6 reasons for your Dagestan travel
Upon arrival a lot of people ask me: “Is Dagestan in Russia or not?” This can be explained by how different, diverse and unusual everything feels here in comparison to the Central regions.
Dagestan is a country of mountains
The mountain ridges are 2000-4000 meters high with endless meadows below…
Despite the heavily populated areas you can easily get lost here. Dagestan resembles the mountain ridges of Central Asia and Tibet more than the Caucasus.
Aouls above the clouds
Dagestan has the highest mountains in Europe. The villages reminds you of an aerie or a wild goat climbing a mountain cliff.
One example of aoul is a village called Kurush that is elevated 2500 meters above the sea level.
Mountain aouls of Dagestan are cut off from the rest of the world by mountain ridges. Sometimes, when you walk out onto the deck in the morning, it looks like the house is floating above the clouds. Civilization, politics and internet are all left behind in these secluded areas.
Dagestan is an ethnographic reserve
Dagestan is a nature reserve of the Caucasus. To this day people still wear indigenous dress, prefer traditional cuisine and, most important, live in accordance to ancient adats and Islam traditions. The majority are following Sufism because Dagestan is one of the Sufism centers of the world! The Dagestan mountains are truly alive.
People here are trying to adjust their ancient traditions to new technologies. For example, urbech is still traditionally prepared by grinding nuts between millstones, but nowadays the millstones are moved by an electrical engine. Women still prefer to carry water in old copper jugs if the distance is reasonable. But if the water has to be extracted from a deep mountain gorge a water pump is used.
Dagestan is a workshop of the Caucasus
During the Middle Ages the population increased so significantly that it became impossible for families to survive in this tough mountain region relying on natural resources only. A lot of people migrated to big cities to learn new skills and sell their products in city markets. This was the beginning of the famous Dagestan trade.
Ropewalkers of Tzovkra village
You can’t imagine traveling to Dagestan without visiting Kubachi. Every single resident of Kubachi is a goldsmith. Here, goldsmith skills are something you learn from early childhood.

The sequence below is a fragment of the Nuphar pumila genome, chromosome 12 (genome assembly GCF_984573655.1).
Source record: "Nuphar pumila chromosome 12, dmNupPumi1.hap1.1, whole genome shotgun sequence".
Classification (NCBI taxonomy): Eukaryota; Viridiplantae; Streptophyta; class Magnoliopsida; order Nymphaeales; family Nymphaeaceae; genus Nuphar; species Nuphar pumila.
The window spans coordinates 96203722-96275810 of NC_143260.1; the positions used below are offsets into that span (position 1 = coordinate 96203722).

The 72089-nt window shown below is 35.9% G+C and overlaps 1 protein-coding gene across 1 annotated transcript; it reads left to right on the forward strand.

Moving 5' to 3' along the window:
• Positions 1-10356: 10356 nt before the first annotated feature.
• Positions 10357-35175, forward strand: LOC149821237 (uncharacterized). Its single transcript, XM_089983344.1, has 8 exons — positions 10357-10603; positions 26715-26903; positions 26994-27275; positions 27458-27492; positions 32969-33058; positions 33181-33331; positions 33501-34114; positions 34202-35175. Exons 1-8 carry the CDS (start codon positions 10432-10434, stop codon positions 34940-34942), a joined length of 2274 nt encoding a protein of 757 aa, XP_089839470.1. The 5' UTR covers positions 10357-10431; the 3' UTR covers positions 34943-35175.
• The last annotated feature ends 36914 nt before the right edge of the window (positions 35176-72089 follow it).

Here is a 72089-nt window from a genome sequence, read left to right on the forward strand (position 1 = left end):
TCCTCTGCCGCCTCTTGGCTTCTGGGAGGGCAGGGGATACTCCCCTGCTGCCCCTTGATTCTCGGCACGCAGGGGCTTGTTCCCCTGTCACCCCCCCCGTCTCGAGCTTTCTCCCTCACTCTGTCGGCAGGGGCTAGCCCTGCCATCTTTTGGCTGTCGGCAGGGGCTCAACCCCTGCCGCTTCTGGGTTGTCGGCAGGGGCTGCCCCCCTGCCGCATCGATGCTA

The famous thin-walled ceramics. During your tour to Dagestan you will have an opportunity to take a masterclass and learn one of the most fascinating pottery technics in the world.
Perhaps the most unusual way of making a living was invented by the villagers of Tzovkra in the Middle Ages. They mastered circus tricks on the rope and began to travel around Central Asia to perform at hay markets. Ropewalkers have traveled as far as Afghanistan and West Turkistan!
The art of rope walking is still alive here. That is why our tours to Tzovkra are the most exciting experience filled with unforgettable memories.
The Purity of Tourism
The term “Tourist” is unfamiliar to people from Dagestan. Anybody who is walking along the road is a pilgrim and has to be invited in. A guest is considered to be holy in Dagestan!
Guests are offered the best bedroom in the house, fed the best possible meal, and showered with attention. The comfort and safety of a guest is so important to local people that sometimes it looks like they care for a guest as they would for a child; walking him to his next destination, making sure he is in good hands. Tourism is rare in Dagestan. That’s why local people, especially high in the mountains, are extremely excited to have a guest in their house!
The homeland of urbech
Dagestan cuisine is very nourishing, but, at the same time, simple. But you can’t call it acentric.
Urbech is perhaps the most well-known meal in Dagestan cuisine. For centuries shepherds and hunters packed it for lunch leaving for the mountains. Urbech is a paste made by grinding wheat and nuts between millstones. The most common ingredients for it are fried flex, almonds and hemp seeds. Before serving it as a meal Urbech is mixed with honey and melted butter.
Besides such a dessert like this on-the-go meal there are also very many home prepared dishes:
- Avarsky Chudu – pancakes that are thin as crepes and are stuffed with cheese, pumpkin and mashed potatoes with onions.
- Khinkal – is a whole world in itself! The traditional ingredients of this dish are boiled meat, souse, broth, and boiled dough… Dough recipe varies in different Dagestan cultures. It could be yeast based dough rolls (Dargin’s recipe), “ears” (Laktzevs) or square pieces of pasta (Lezgins).
- Kurze – almost every nationality has its own type of meat raviolis!